Beyond Belmullet, the road that runs along the peninsula longitudinally from north to south invites you to follow it without stopping, almost liberated, as though drawn by a magnetic force; while not far away, on either side, are a succession of uncontaminated beaches (like Elly Bay Beach) upon which the sun shines almost like a spotlight. Legend has it that this was the desperate path that Santa Dervla, a young noblewoman from County Meath, took to avoid marrying a man she did not love and so took refuge in the south of the peninsula. 

When she reached Aughleam, she pulled out her eyes in order to disgust the prince and finally be free. Left alone, she rinsed her eyes with the water from the well at Aughlam, (today dedicated to her), and miraculously regained her sight. There is also a 6th century church dedicated to Santa Dervla not far from the well, and it is said that if you lean out of the west window and  look from its east door three times you will be forevermore protected from drowning.

There is also a 6thcentury church dedicated to Santa Dervla not far from the well, and it is said that if you lean out of the west window and  look from its east door three times you will be forevermore protected from drowning.

Protection from shipwreck and drowning are a common feature in Mullet. The granite lighthouse of Blacksod, anchored firmly to Tiraun point, the southern peak of the peninsula, the Ballyglass lighthouse (northeast), and that of Eagle Island (a kilometre northwest of the coast) and the solitary lighthouse of Blackrock Island. Blacksod casts a safety net of light around the peninsula, crossing the islands of Inishkea and Inishglora, not far away, offering certainty in a sky that constantly changes in its brightness and density.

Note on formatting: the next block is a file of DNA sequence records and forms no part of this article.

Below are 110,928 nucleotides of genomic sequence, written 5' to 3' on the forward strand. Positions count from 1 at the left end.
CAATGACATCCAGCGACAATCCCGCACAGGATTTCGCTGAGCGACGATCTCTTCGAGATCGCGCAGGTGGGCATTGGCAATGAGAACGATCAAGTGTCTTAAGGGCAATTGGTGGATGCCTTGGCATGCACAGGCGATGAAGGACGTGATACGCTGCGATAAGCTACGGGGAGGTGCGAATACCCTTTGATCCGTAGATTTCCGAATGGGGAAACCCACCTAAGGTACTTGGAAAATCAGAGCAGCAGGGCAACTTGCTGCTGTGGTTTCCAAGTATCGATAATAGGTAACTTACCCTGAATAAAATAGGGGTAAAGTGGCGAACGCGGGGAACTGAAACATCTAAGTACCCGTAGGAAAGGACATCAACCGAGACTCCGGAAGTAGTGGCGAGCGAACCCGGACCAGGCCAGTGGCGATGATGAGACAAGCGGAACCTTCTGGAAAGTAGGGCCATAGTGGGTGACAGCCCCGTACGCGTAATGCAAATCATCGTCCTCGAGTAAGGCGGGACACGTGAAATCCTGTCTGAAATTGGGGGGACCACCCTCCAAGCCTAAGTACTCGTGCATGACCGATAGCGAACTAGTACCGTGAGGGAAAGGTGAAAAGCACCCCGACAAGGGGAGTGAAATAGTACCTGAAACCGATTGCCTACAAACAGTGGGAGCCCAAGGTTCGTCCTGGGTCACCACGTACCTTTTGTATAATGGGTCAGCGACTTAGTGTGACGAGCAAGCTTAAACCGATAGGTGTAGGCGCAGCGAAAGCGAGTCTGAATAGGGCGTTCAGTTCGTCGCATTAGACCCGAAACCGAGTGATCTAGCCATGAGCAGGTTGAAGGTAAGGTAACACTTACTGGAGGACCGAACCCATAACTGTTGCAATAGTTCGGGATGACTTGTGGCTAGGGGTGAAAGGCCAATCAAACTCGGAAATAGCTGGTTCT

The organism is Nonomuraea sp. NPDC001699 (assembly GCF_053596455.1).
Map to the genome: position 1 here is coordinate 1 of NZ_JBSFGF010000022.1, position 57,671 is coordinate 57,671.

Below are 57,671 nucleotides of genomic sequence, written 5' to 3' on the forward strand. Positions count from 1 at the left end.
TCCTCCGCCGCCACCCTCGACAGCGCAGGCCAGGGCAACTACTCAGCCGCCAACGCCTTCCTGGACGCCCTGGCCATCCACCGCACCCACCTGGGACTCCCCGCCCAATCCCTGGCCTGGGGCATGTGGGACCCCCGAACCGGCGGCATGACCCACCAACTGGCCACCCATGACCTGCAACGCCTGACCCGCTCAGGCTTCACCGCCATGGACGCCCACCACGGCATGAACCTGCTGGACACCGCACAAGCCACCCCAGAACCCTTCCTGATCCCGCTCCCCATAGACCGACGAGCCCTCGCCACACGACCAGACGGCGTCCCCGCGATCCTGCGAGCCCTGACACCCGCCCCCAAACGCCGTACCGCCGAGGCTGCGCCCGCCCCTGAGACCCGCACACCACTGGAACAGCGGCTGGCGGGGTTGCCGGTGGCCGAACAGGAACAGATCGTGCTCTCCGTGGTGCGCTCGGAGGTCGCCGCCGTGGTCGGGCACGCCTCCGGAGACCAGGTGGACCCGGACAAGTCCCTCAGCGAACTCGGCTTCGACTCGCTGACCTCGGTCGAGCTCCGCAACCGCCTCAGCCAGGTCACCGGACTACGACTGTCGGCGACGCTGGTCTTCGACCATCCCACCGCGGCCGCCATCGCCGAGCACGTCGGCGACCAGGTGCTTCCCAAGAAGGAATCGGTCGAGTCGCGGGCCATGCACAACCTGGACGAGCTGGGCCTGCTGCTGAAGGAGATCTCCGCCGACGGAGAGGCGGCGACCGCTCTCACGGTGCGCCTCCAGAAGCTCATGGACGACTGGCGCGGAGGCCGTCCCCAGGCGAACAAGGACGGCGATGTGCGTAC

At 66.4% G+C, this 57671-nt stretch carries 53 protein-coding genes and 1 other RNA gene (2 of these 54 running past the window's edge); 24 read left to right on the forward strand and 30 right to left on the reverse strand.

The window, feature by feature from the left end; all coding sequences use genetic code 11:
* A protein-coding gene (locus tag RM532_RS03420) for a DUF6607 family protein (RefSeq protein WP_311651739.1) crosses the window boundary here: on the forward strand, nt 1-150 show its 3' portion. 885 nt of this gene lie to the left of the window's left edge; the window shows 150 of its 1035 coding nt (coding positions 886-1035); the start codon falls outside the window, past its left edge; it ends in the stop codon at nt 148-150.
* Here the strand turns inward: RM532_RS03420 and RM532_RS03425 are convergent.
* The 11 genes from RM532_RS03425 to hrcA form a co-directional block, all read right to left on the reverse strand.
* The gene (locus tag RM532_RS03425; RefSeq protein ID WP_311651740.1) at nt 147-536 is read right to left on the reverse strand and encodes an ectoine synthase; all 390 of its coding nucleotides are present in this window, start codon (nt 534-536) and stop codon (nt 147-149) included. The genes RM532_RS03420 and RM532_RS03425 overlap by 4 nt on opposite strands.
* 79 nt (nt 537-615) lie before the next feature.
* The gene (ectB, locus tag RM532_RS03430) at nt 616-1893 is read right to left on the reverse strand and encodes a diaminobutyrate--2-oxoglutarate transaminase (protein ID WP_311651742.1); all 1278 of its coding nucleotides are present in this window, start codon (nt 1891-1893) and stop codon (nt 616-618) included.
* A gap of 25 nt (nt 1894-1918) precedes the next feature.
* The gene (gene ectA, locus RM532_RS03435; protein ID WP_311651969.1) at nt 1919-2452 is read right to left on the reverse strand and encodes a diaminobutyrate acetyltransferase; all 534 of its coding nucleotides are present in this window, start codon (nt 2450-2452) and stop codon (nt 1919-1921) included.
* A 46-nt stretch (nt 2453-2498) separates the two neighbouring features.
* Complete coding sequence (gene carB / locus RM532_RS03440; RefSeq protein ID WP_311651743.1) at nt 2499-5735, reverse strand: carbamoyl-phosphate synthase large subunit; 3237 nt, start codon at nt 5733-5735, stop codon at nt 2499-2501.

The Mullet Peninsula is home to three sculptures of the Tír Saile Sculpture Trail, an open-air art project that includes the installation of fourteen sculptures by contemporary artists in many sites on the northern coast of Mayo, already memorable by the work of nature itself. The Deirble's Twist, near Blacksod, named after Santa Dervla, marks the end of this wonderful journey where the works of man merge with that of the world forever.

Leaving the Mullet Peninsula and heading north over Broadhaven Bay, you will see one of the Tír Saile sculptures that honours one of the most incredible places of Erris: Benwee Head. The sculpture is dedicated to the Children of Lir who were the sons of King Lir. Legend has it that their stepmother Aoife was jealous of the children yet unable to kill them and so instead turned them into swans.

They lived under the spell for nine hundred years until it was broken by the sound of church bells, once again returned to human form they were then able to die in peace. If you look from Stonefield where the sculpture can be found, the cliffs at Benwee Head appear to bleed, as if a part of the tragedy of Lir, forced by death to abandon their children and leave them without its protection for centuries, until the arrival of Christianity.